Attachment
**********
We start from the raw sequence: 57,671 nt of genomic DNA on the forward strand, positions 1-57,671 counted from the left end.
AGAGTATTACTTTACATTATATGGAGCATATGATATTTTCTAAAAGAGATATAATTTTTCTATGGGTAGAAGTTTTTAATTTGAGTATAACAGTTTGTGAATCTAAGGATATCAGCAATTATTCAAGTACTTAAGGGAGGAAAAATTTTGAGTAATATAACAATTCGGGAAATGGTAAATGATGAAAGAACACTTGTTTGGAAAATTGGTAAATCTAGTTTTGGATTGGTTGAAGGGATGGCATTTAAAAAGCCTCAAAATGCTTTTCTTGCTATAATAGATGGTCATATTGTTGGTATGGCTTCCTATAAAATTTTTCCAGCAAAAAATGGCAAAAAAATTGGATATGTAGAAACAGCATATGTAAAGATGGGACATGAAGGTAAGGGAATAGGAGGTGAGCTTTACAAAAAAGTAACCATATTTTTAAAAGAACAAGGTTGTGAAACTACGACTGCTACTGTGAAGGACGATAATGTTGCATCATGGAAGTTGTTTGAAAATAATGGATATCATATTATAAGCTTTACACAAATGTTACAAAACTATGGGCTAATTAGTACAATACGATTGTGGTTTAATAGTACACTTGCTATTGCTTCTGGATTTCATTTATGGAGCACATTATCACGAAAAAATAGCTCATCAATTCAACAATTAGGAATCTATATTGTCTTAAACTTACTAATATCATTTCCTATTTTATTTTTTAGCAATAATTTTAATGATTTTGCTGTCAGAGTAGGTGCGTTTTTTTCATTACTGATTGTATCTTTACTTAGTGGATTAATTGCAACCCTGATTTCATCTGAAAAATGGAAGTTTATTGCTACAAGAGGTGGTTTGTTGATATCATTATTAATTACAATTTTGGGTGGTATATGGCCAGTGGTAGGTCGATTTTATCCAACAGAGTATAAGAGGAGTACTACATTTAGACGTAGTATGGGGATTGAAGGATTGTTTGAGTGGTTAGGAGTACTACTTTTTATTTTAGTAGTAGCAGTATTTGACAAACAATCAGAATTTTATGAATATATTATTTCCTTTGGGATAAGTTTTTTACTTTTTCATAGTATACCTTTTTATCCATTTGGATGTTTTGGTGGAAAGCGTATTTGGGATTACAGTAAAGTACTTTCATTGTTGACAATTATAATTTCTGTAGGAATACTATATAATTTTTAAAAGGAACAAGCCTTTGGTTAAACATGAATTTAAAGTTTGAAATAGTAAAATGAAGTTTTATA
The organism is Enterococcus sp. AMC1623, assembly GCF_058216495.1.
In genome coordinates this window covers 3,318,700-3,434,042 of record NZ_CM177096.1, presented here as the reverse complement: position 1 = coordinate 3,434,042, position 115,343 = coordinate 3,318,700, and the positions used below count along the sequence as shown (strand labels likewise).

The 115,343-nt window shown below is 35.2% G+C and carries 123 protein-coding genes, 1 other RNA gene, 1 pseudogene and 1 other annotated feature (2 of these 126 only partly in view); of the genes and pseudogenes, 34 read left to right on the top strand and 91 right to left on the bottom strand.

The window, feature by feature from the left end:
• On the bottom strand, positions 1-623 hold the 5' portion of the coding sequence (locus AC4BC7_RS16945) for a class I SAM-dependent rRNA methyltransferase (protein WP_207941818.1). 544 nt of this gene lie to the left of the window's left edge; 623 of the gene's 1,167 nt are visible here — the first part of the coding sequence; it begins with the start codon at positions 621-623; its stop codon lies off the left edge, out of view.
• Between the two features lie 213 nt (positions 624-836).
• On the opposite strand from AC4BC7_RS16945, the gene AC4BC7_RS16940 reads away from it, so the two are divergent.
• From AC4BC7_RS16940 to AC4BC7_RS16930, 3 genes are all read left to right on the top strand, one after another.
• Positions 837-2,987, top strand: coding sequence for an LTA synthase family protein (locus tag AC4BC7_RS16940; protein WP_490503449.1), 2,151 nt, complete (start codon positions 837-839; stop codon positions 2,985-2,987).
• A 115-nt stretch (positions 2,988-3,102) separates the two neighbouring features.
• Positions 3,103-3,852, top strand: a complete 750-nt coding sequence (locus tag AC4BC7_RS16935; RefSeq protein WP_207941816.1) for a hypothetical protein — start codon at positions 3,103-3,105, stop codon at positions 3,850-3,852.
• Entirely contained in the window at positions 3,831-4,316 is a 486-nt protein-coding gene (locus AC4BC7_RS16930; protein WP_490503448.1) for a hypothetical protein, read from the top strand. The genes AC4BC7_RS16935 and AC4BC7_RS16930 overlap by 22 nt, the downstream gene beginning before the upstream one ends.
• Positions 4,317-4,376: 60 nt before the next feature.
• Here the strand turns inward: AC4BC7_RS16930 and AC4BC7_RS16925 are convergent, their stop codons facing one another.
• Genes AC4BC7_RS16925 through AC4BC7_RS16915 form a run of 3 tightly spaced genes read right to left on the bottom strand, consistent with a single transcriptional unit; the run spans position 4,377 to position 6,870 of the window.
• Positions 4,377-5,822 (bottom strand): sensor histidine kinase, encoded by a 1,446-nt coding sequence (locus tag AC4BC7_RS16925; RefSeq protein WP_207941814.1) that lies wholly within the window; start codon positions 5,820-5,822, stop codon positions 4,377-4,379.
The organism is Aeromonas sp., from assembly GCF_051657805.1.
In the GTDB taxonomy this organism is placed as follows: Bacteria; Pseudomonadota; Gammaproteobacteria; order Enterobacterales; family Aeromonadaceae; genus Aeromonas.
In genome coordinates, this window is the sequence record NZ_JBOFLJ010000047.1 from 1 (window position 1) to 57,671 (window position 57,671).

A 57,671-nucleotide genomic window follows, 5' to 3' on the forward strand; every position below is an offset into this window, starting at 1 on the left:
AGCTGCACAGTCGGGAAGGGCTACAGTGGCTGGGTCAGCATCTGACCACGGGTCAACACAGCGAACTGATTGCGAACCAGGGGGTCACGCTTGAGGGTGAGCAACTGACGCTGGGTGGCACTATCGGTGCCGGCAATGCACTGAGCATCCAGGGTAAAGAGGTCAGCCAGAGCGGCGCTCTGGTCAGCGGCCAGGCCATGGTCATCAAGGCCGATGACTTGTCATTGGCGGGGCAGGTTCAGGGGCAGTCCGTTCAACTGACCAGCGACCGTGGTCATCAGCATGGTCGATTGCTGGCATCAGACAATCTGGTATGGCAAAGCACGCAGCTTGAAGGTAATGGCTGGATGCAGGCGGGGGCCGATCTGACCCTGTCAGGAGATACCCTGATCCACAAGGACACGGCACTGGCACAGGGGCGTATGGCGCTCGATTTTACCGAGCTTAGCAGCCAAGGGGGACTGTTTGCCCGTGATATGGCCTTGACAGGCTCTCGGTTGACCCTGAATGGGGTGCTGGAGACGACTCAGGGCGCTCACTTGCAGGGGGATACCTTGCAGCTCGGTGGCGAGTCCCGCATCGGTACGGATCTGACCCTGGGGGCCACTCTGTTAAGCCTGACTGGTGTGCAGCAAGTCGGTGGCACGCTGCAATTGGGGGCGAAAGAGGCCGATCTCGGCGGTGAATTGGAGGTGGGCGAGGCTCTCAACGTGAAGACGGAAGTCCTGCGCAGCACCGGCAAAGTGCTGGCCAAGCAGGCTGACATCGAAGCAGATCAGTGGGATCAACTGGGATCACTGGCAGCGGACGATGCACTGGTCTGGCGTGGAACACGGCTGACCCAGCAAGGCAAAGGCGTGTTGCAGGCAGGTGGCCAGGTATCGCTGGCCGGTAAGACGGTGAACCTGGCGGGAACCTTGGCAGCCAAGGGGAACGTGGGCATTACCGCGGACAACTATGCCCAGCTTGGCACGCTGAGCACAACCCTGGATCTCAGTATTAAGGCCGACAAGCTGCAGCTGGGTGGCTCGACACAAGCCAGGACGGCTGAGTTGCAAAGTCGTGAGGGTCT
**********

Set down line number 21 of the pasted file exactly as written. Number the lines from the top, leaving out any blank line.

In genome coordinates, this window is the sequence record NZ_JBOFLJ010000047.1 from 1 (window position 1) to 57,671 (window position 57,671).